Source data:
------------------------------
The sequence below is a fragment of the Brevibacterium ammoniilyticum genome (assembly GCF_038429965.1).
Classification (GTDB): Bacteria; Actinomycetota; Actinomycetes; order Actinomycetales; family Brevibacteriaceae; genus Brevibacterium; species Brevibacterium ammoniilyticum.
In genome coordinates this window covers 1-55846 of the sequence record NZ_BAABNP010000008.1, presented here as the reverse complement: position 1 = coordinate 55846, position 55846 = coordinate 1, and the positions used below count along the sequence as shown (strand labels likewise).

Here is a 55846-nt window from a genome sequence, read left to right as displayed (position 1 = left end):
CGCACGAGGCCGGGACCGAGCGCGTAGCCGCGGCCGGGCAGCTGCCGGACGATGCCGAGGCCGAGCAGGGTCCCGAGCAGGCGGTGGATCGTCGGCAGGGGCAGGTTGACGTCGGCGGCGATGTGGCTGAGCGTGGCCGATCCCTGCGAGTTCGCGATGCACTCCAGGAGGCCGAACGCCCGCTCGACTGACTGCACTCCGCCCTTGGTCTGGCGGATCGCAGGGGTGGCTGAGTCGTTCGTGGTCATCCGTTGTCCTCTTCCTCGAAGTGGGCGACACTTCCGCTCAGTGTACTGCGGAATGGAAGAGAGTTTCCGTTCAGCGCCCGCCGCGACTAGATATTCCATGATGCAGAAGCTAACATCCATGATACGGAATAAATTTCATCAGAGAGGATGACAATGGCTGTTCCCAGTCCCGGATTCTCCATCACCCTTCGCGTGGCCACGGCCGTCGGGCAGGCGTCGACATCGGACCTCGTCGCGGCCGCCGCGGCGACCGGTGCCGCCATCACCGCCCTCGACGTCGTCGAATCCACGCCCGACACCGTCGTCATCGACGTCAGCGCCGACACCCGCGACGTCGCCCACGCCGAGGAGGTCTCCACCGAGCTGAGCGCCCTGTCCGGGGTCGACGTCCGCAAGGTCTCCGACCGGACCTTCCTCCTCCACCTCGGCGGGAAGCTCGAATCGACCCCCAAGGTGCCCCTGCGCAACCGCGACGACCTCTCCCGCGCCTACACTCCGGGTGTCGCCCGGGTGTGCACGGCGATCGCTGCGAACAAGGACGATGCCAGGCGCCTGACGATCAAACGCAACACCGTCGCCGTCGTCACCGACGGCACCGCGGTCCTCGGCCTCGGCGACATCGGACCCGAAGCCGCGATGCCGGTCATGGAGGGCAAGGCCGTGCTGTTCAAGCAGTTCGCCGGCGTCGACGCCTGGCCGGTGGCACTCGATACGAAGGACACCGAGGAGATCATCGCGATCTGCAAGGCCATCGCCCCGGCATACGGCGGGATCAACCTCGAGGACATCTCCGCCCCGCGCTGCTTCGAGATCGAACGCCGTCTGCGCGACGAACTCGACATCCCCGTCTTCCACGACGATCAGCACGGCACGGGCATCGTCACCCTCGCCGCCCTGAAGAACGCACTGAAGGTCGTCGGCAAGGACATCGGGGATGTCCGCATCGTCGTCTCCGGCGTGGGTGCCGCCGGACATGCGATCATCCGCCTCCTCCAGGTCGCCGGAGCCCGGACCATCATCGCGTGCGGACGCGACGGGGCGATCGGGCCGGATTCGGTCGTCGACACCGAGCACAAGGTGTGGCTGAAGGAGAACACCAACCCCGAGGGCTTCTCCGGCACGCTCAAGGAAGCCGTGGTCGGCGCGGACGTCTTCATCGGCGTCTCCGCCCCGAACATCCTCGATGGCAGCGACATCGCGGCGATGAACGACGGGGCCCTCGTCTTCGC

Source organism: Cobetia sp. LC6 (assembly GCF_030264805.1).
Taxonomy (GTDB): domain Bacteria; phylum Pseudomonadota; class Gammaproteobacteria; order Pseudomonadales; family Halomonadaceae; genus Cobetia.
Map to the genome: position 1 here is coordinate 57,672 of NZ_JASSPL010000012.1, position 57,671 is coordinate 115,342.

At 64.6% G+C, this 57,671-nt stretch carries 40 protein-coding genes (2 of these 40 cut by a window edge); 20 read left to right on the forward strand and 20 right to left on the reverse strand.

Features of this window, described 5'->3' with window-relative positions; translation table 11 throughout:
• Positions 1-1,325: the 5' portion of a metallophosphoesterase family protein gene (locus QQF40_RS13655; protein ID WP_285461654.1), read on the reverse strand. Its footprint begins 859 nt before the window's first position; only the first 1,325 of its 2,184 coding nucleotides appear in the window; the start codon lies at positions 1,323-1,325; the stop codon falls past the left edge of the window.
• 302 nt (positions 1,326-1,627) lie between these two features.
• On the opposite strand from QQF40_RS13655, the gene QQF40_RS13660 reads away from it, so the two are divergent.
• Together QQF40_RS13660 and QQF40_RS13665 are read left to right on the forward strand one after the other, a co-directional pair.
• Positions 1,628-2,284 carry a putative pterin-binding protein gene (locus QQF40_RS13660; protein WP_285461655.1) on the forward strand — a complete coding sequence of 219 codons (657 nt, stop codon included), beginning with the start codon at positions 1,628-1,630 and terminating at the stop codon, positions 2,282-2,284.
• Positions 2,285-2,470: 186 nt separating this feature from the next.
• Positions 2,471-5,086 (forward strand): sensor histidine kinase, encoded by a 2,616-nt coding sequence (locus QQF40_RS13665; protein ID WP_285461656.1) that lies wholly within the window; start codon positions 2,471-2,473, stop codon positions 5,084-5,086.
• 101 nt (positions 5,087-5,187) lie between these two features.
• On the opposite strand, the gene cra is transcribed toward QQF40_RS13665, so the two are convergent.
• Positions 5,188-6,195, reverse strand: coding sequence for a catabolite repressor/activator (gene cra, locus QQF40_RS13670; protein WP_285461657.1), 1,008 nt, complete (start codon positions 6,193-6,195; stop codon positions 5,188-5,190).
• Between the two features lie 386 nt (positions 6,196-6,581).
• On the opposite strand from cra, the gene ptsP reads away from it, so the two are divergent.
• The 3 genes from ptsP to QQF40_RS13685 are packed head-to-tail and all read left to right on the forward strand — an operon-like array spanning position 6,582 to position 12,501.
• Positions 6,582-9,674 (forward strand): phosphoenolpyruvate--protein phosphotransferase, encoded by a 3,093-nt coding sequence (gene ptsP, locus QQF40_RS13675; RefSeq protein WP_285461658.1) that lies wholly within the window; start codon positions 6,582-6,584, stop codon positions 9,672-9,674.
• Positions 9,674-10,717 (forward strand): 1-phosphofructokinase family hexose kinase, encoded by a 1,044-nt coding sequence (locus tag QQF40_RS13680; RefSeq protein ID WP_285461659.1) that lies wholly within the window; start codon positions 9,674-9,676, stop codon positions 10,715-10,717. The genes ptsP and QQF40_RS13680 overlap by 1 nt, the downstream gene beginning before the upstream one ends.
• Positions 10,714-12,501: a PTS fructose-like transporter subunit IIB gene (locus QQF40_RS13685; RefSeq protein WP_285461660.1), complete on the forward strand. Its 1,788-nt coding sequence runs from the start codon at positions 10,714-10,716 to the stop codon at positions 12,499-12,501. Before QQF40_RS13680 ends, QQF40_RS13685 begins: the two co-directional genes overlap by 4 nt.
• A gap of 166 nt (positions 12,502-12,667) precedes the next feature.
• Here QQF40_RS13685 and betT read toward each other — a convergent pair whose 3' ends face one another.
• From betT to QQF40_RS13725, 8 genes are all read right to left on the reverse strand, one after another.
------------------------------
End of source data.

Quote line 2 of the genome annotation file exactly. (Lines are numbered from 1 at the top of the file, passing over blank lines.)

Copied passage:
Classification (GTDB): Bacteria; Actinomycetota; Actinomycetes; order Actinomycetales; family Brevibacteriaceae; genus Brevibacterium; species Brevibacterium ammoniilyticum.